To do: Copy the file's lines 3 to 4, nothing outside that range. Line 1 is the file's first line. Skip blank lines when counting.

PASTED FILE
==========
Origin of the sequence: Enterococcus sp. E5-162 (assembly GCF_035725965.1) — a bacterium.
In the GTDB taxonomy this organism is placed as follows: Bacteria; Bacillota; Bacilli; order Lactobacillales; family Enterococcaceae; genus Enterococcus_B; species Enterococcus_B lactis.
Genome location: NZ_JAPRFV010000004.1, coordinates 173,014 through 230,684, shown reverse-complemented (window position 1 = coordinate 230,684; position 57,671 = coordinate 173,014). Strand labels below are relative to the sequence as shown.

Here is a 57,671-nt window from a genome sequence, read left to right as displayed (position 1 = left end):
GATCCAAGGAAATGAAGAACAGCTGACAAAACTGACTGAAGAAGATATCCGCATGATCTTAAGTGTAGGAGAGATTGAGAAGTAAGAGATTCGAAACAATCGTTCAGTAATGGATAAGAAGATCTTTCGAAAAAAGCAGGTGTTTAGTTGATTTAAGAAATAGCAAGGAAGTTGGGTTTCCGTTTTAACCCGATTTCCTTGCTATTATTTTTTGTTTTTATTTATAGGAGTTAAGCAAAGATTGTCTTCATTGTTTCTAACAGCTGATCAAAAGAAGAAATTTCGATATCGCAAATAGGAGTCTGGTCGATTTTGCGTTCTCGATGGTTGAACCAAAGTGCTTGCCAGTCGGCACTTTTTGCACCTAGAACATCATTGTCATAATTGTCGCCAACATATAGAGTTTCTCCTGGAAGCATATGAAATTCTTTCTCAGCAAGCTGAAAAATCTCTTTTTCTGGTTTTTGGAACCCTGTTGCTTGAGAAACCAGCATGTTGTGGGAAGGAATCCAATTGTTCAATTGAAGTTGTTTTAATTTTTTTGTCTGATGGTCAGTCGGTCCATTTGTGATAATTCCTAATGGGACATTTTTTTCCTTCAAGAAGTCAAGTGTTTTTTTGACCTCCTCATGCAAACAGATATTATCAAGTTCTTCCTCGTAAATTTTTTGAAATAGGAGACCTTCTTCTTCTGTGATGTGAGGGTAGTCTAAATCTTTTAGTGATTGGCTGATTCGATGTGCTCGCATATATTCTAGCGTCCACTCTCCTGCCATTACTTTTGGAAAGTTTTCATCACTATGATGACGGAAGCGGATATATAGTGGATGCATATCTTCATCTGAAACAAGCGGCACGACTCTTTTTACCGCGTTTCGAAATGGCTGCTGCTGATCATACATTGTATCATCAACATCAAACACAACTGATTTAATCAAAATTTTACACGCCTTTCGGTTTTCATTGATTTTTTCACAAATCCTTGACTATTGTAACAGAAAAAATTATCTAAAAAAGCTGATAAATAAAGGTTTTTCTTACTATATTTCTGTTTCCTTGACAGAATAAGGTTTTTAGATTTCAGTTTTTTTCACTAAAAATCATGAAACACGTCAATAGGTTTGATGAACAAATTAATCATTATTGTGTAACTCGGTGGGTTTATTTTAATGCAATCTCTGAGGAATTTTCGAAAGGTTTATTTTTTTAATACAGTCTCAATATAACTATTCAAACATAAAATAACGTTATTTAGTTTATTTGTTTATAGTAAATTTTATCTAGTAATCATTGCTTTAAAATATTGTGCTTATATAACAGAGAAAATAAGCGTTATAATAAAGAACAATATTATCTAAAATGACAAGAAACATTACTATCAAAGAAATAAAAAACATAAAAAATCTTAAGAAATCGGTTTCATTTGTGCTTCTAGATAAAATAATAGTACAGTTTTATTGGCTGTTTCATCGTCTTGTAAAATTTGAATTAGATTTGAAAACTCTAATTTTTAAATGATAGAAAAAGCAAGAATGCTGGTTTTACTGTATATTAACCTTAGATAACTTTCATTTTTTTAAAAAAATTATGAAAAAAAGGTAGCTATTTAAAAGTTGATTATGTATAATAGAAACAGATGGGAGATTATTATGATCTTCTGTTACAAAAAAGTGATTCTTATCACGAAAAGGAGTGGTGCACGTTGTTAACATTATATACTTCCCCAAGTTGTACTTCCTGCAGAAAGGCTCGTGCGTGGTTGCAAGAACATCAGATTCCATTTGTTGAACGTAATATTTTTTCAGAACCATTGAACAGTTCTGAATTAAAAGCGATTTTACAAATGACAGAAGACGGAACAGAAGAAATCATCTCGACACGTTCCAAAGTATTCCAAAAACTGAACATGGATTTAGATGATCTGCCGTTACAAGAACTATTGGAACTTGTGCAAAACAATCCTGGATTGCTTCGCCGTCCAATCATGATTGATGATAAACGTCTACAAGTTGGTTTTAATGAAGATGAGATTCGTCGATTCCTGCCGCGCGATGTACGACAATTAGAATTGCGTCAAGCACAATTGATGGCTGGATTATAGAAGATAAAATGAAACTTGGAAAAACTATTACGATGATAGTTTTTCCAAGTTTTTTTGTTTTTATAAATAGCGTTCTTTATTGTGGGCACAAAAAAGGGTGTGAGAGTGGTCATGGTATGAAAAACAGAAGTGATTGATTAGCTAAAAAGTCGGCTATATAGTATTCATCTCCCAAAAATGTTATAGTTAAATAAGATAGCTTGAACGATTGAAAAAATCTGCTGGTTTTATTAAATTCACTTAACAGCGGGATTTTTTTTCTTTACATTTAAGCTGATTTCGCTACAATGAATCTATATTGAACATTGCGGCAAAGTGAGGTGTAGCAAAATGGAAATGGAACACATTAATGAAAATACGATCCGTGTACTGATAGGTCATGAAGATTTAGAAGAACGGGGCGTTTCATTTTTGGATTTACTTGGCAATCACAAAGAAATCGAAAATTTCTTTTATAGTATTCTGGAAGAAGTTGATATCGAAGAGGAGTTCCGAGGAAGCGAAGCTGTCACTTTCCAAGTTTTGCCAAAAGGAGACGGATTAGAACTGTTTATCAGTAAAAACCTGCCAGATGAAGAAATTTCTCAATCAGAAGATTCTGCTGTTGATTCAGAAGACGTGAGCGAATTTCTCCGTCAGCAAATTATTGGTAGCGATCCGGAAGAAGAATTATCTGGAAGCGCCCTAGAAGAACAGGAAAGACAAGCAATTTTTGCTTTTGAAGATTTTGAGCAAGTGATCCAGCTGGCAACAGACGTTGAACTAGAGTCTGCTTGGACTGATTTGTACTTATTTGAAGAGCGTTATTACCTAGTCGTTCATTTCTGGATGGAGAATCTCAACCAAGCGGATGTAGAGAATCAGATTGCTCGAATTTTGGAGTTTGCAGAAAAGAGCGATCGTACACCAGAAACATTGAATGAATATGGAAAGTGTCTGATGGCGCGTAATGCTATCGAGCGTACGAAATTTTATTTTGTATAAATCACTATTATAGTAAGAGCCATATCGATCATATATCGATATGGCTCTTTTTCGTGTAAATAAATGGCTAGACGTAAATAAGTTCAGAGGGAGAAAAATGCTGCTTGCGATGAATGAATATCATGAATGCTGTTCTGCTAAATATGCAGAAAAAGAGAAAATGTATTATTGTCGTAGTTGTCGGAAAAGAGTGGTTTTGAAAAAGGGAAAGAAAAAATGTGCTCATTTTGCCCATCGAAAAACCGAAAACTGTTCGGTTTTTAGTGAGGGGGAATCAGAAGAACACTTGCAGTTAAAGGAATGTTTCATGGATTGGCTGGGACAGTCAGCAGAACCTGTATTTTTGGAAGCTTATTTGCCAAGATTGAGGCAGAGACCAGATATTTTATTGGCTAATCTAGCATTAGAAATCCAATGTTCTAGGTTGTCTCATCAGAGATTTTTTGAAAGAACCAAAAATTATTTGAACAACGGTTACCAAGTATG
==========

Genome location: NZ_JAPRFV010000004.1, coordinates 173,014 through 230,684, shown reverse-complemented (window position 1 = coordinate 230,684; position 57,671 = coordinate 173,014). Strand labels below are relative to the sequence as shown.

Here is a 57,671-nt window from a genome sequence, read left to right as displayed (position 1 = left end):